Cc: Dr. Richard Angelo, The Atlantic, Prof. Lowell Bergman, Jay Bilas, Prof. Taylor Branch, Coach John Calipari, Chronicle of Higher Education, Frank Deford, The Drake Group, Mark Emmert, Patrick Hruby, Romogi Huma, Sarah Jaffe, Matt Jones, Ashley Judd, Prof. Michael LeRoy, Lexington Herald-Leader,  Mike and Mike in the Morning, NAACP, Joe Nocera, President Barack Obama, Prof. Dan Rascher, Jalen Rose, Kevin ScarbinskyProf. Ellen J. Staurowsky, SVP & Russillo, Mark Story, Derek Thompson, University of Kentucky Board of Trustees, Up with Chris Hayes, Dick Vitale, Travis Waldron, Prof. Frank X. Walker, Dan Wetzel, Mary Willingham and Prof. Andrew Zimbalist.

[1] $6 billion is a conservative accounting. Prof. Dan Rascher, an economist at the University of San Francisco, explained to me that he erred on the side of exclusion in his analysis. A broader definition that includes other income (such as merchandise sales at university bookstores) as well as “non-revenue” sports income increases the figure to $10 billion. By contrast, the NBA earned $4 billion and the NFL took in $9 billion. The idea that college football and basketball are amateur nonprofit endeavors is at great variance with any reasonable definition of those terms.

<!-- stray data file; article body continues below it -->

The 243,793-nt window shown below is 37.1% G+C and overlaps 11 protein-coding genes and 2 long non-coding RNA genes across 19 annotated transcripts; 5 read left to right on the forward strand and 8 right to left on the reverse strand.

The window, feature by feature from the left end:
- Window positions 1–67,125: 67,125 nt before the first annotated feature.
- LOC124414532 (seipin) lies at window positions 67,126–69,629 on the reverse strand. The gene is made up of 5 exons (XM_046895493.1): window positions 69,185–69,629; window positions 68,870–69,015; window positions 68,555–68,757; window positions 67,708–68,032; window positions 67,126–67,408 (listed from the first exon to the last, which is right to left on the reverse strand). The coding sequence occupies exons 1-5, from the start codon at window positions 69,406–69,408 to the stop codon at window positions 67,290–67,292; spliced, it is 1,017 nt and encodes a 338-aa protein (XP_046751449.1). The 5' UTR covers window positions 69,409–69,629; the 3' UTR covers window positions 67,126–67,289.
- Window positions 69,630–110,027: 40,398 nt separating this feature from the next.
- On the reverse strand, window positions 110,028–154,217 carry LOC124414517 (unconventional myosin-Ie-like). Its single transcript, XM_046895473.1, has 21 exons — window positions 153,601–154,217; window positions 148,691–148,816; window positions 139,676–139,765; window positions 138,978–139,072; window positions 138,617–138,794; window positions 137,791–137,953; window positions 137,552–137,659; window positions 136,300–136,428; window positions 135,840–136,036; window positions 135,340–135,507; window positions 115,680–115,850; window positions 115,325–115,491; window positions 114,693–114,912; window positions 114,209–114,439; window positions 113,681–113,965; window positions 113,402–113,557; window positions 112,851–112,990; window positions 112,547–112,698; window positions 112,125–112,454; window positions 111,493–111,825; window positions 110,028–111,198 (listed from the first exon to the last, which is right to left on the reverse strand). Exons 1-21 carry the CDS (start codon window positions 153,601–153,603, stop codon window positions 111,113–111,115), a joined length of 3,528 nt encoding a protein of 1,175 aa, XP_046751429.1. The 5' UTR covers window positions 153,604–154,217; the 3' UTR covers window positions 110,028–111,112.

[2] The Atlantic, October 2011.
[3] The Price of Poverty in Big Time College Sport, National College Players Association (2011).
[4] “The NCAA and Its Treatment of Student Athletes,” All Things Considered, September 14, 2011.
[5] New York Times Magazine, December 2011.
[6] Naturally, Ohio State QB Cardale Jones was suspended for questioning the visibility of the Emperor’s wardrobe in an October 2012 Internet post: “Why should we go to class if we came here to play FOOTBALL, we ain’t come to play SCHOOL, classes are POINTLESS.”